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Medicine (Baltimore). 1977 Mar;56(2):79-97.

Infections with Acinetobacter calcoaceticus (Herellea vaginicola): clinical and laboratory studies.


In a retrospective review of 53 patients, 58 episodes of infection due to Acinetobacter calcoaceticus var. anitratus (Herellea vaginicola) were studied. Although the organism is widely distributed in nature, it is of relatively low virulence since colonization is more frequently noted than infection and since most infections occur in patients subjected to the epidemiologic pressures common to nosocomial, gram-negative bacillary infection: prior antibiotic therapy; instrumentation and manipulation (e.g., endotracheal intubation, urinary bladder catheterization, arterial and venous cannulation); surgery; hospitalization, especially with residence in an intensive care unit; severe underlying disease, either systemic (e.g., chronic obstructive pulmonary disease, malignancy) or localized to the infected area (e.g., prior bacterial or aspirational pneumonia, trauma). Pneumonia was the most common infection due to A. calcoaceticus, and occurred only in patients with a tracheostomy or endotracheal tube in place. In over half the 25 patients, more than one lobe was involved and bronchopneumonia was the usual roentgenographic appearance. Cavitation (2 patients) and empyema formation (3 patients) were uncommon. The severity of acinetobacter pneumonia is reflected in the high mortality rate (44% overall, with a 36% mortality rate due primarily to infection). Tracheobronchitis due to A. calcoaceticus was less severe than pneumonia since no patients died primarily as a result of the infection. Urinary tract infections occurred in five patients, none of whom were ill and none of whom died. Urinary bladder catheterization was thought to be responsible for infection in three patients, and in at least four of the five patients infection was restricted to the lower tract. Wound infections were noted in six patients who had undergone surgery and were related to the presence of foreign bodies in the operative site in five of the patients. Surgical debridement and/or drainage of the infected area was the primary therapeutic measure employed in most cases. Only one patient died and this was a result of noninfectious causes. Skin infection due to A. calcoaceticus was seen in two patients, one of whom exhibited fulminant, fatal cellulitis and septicemia in the setting of pancytopenia. All nine patients with acinetobacter septicemia had received antecedent antibiotic therapy, and in all cases intravenous catheters were in place at the time bacteremia occurred. Clinically, seven of the nine patients were in shock. The mortality rate was 44% overall, with a 22% mortality rate due to infection. Although septicemia was thought to be "line-related" in five of the nine patients, serious post-bacteremic complications developed in three patients: prosthetic valve endocarditis, suppurative thrombophlebitis and subhepatic abscess.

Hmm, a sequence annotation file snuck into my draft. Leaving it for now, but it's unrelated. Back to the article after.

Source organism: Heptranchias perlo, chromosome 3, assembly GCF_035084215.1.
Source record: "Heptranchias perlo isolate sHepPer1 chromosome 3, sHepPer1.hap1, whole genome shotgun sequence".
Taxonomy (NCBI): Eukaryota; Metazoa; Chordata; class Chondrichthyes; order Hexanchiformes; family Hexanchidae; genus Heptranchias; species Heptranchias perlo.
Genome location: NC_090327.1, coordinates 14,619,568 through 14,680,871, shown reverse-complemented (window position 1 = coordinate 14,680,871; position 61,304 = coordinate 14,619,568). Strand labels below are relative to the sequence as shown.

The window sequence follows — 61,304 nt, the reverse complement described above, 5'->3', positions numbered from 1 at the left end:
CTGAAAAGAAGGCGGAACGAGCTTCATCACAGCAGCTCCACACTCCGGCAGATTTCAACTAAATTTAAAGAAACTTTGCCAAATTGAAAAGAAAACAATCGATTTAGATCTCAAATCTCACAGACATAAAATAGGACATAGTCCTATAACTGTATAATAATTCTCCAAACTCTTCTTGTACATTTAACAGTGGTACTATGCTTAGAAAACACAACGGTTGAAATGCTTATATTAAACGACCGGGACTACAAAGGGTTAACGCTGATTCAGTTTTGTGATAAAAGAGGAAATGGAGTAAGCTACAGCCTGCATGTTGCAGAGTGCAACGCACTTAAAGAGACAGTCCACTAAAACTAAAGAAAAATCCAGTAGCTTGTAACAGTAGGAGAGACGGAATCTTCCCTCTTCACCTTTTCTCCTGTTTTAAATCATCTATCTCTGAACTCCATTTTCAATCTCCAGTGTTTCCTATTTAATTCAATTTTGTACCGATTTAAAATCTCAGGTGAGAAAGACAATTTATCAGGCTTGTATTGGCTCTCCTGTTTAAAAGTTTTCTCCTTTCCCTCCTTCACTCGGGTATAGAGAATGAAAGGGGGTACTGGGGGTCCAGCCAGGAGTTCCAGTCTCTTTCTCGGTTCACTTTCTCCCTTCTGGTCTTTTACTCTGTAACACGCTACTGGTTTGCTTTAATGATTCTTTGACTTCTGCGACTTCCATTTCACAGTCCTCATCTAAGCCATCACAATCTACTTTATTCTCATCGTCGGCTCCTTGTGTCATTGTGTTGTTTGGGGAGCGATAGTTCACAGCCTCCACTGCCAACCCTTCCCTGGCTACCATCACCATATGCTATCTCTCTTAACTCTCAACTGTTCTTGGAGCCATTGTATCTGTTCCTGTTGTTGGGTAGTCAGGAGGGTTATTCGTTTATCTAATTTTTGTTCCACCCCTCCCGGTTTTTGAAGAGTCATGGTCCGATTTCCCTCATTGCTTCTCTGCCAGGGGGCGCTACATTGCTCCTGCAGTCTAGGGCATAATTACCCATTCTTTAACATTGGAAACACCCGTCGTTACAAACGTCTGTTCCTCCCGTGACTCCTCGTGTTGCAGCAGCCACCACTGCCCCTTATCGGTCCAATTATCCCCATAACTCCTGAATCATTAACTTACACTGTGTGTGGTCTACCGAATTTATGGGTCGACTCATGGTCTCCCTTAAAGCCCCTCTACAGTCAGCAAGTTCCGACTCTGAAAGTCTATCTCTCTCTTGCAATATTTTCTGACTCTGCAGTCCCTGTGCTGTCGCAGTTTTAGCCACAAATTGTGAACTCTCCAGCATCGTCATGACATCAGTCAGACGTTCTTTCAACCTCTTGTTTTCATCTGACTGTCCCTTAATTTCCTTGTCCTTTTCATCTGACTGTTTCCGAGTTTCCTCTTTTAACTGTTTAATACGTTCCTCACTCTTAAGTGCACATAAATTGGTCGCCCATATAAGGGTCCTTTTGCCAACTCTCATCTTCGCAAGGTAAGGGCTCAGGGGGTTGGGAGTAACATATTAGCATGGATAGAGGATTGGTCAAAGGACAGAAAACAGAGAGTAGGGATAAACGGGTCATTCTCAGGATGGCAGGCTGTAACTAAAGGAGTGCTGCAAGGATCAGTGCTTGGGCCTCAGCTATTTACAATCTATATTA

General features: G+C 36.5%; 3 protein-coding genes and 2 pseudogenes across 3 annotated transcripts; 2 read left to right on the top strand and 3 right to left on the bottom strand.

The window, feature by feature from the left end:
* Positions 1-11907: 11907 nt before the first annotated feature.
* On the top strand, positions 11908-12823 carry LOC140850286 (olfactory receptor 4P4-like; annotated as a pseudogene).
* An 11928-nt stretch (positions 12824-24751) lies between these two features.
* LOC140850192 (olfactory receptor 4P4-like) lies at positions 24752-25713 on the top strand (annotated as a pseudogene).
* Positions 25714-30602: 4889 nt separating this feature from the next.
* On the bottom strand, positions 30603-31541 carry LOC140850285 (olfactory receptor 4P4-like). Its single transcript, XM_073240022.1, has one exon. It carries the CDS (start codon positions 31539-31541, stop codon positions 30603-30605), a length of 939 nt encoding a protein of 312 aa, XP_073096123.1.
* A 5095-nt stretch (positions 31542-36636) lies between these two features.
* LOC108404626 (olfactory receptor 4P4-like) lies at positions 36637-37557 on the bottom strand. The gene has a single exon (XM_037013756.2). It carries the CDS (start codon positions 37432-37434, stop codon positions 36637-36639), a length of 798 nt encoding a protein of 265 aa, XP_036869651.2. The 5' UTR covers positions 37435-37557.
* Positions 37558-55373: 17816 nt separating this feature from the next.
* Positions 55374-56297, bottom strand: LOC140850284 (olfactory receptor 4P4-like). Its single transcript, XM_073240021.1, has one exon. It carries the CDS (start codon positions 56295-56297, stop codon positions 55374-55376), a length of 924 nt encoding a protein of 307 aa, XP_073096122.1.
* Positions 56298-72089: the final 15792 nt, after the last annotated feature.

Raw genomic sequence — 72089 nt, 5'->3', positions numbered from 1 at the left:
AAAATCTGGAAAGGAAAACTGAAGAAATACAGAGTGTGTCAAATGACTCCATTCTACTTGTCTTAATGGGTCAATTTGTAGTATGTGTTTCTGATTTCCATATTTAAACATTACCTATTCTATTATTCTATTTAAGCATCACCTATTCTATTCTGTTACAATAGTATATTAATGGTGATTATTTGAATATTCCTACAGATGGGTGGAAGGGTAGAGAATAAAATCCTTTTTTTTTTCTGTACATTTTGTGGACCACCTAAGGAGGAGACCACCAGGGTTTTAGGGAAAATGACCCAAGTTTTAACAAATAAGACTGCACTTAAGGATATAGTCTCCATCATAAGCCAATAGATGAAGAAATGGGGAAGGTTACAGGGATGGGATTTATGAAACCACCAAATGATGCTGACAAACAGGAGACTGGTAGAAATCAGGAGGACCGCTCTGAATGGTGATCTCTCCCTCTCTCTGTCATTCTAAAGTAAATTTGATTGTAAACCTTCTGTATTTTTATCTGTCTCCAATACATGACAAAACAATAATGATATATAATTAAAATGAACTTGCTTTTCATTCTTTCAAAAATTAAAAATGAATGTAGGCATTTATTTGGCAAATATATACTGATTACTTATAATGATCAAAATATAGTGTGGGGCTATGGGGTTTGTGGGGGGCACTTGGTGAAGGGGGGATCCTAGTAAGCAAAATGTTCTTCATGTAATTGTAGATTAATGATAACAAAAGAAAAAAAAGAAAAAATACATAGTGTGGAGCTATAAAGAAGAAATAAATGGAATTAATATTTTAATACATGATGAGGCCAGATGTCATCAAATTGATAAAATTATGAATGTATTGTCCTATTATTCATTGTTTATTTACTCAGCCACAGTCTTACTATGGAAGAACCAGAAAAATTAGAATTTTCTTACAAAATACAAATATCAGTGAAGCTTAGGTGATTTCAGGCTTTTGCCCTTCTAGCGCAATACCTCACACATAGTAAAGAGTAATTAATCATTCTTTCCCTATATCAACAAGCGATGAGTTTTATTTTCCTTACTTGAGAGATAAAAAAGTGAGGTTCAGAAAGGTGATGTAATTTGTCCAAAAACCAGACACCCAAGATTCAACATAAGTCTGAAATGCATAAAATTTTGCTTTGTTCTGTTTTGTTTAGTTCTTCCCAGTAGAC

[Indexed for MEDLINE]

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